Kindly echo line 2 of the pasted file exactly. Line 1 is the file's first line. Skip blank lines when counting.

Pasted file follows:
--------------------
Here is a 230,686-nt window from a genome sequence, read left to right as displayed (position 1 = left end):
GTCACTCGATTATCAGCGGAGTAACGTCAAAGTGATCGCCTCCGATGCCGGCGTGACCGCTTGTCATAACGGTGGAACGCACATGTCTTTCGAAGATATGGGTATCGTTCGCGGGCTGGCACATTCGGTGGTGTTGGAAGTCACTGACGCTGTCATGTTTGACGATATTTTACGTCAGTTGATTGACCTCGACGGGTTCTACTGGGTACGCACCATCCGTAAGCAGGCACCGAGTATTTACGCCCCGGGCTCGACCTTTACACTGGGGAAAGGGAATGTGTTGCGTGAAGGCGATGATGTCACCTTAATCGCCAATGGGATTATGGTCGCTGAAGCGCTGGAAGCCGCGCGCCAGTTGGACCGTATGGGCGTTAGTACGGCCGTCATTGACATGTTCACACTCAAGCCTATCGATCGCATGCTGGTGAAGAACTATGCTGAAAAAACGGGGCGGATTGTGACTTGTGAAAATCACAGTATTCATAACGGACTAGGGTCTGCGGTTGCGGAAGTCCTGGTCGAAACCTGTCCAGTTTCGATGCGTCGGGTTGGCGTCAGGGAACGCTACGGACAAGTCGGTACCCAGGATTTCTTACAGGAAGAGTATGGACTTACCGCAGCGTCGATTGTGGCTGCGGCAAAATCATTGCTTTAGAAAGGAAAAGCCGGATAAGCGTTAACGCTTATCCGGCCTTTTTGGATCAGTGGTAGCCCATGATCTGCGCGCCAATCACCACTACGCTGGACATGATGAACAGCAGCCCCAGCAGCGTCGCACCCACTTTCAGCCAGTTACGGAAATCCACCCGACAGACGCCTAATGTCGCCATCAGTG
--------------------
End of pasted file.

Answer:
GTCACTCGATTATCAGCGGAGTAACGTCAAAGTGATCGCCTCCGATGCCGGCGTGACCGCTTGTCATAACGGTGGAACGCACATGTCTTTCGAAGATATGGGTATCGTTCGCGGGCTGGCACATTCGGTGGTGTTGGAAGTCACTGACGCTGTCATGTTTGACGATATTTTACGTCAGTTGATTGACCTCGACGGGTTCTACTGGGTACGCACCATCCGTAAGCAGGCACCGAGTATTTACGCCCCGGGCTCGACCTTTACACTGGGGAAAGGGAATGTGTTGCGTGAAGGCGATGATGTCACCTTAATCGCCAATGGGATTATGGTCGCTGAAGCGCTGGAAGCCGCGCGCCAGTTGGACCGTATGGGCGTTAGTACGGCCGTCATTGACATGTTCACACTCAAGCCTATCGATCGCATGCTGGTGAAGAACTATGCTGAAAAAACGGGGCGGATTGTGACTTGTGAAAATCACAGTATTCATAACGGACTAGGGTCTGCGGTTGCGGAAGTCCTGGTCGAAACCTGTCCAGTTTCGATGCGTCGGGTTGGCGTCAGGGAACGCTACGGACAAGTCGGTACCCAGGATTTCTTACAGGAAGAGTATGGACTTACCGCAGCGTCGATTGTGGCTGCGGCAAAATCATTGCTTTAGAAAGGAAAAGCCGGATAAGCGTTAACGCTTATCCGGCCTTTTTGGATCAGTGGTAGCCCATGATCTGCGCGCCAATCACCACTACGCTGGACATGATGAACAGCAGCCCCAGCAGCGTCGCACCCACTTTCAGCCAGTTACGGAAATCCACCCGACAGACGCCTAATGTCGCCATCAGTG